(Dr. Farrokh Mistree, advisor)
"Collaborative Multidisciplinary Decision Making in Distributed Environment"
In distributed product realization, new paradigms and accompanying software systems are necessary to support the collaborative work of multidisciplinary engineering teams. Current researches focus mostly on the development of online tools and software frameworks that coordinate these tools. However, a gap exists between coordination technologies that integrate and manage these tools and methodologies that facilitate the teams’ decision making using these tools. On one side, each team holds its own perspective towards the product realization problem, and each controls a subset of design variables and seeks to maximize its own payoff function. On the other side, the interdisciplinary interactions tend to present additional challenges for teams to reach a consensus which is superior from the overall perspective. Therefore, the principal research goal in this dissertation is to develop the Collaborative Multidisciplinary Decision-making Methodology (CMDM) that bridges the gap between coordination technologies and decision making methodologies.
In the dissertation, four principal challenges are identified in the development of the CMDM. We construct clean digital interfaces between the product realization activities, which resolve the challenge of information communication in distributed environment. We postulate game theoretical principles to handle coupled problems, which resolves the challenge of collaborative decision making without incurring iteration. We then use design capability indices to help teams make ranged sets of decisions, which resolves the challenge of maintaining design freedom so the downstream teams can make superior decisions from the overall perspective. Finally we use utility theory to evaluate the weights of design goals, which solves the challenges of evaluating team’s preferences in the condition of uncertainties. Consequently, a product realization process is accomplished in a sequential manner without or with little iterations, wherein the final decision’s superiority can be guaranteed. Additionally, the CMDM helps fill the gap between coordination technologies and decision making methodologies due to the independence and autonomy of the individual activities.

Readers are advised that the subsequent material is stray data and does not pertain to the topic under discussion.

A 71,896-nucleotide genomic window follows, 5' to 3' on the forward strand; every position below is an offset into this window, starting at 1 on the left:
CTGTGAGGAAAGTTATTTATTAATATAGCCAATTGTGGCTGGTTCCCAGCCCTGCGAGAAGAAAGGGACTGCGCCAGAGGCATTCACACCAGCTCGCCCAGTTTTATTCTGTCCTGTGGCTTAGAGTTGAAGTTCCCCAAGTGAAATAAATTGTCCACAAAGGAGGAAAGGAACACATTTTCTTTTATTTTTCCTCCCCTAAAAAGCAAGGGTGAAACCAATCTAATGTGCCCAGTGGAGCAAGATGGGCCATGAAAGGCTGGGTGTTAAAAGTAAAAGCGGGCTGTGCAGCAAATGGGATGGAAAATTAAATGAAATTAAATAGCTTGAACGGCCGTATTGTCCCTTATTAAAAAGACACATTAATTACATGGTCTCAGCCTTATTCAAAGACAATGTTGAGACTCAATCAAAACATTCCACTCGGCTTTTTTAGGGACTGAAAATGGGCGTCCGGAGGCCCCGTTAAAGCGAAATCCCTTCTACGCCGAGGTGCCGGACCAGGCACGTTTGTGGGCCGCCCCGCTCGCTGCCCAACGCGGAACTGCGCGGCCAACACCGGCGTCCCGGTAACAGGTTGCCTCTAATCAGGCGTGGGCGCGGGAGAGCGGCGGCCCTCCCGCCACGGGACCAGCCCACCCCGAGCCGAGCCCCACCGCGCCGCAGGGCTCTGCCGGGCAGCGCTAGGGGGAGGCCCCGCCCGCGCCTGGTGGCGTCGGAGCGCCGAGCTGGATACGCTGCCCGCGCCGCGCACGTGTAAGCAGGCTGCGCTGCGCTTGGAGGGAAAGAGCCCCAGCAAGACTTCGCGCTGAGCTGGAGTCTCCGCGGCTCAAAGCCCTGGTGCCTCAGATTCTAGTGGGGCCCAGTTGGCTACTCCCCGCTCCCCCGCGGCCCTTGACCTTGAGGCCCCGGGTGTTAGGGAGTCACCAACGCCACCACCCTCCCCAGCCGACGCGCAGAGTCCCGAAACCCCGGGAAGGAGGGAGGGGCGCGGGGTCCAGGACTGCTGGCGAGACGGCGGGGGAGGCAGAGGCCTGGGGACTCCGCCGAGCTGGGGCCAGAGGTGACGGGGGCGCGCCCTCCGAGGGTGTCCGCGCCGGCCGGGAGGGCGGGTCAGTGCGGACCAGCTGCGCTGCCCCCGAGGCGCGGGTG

Three product realization scenarios are presented to demonstrate the efficacy
of the CMDM. An electronic chip package design and analysis scenario is used
for explanation purpose. The Rapid Tooling TestBed (RTTB) system is then introduced,
in which a light switch design and rapid prototyping scenario, and a robot arm
design and injection molding scenarios are accomplished to further validate
this methodology. It is proved the CMDM is efficacious at facilitating collaborative
multidisciplinary decision making in distributed environment, with shorter time,
lower cost and higher product quality.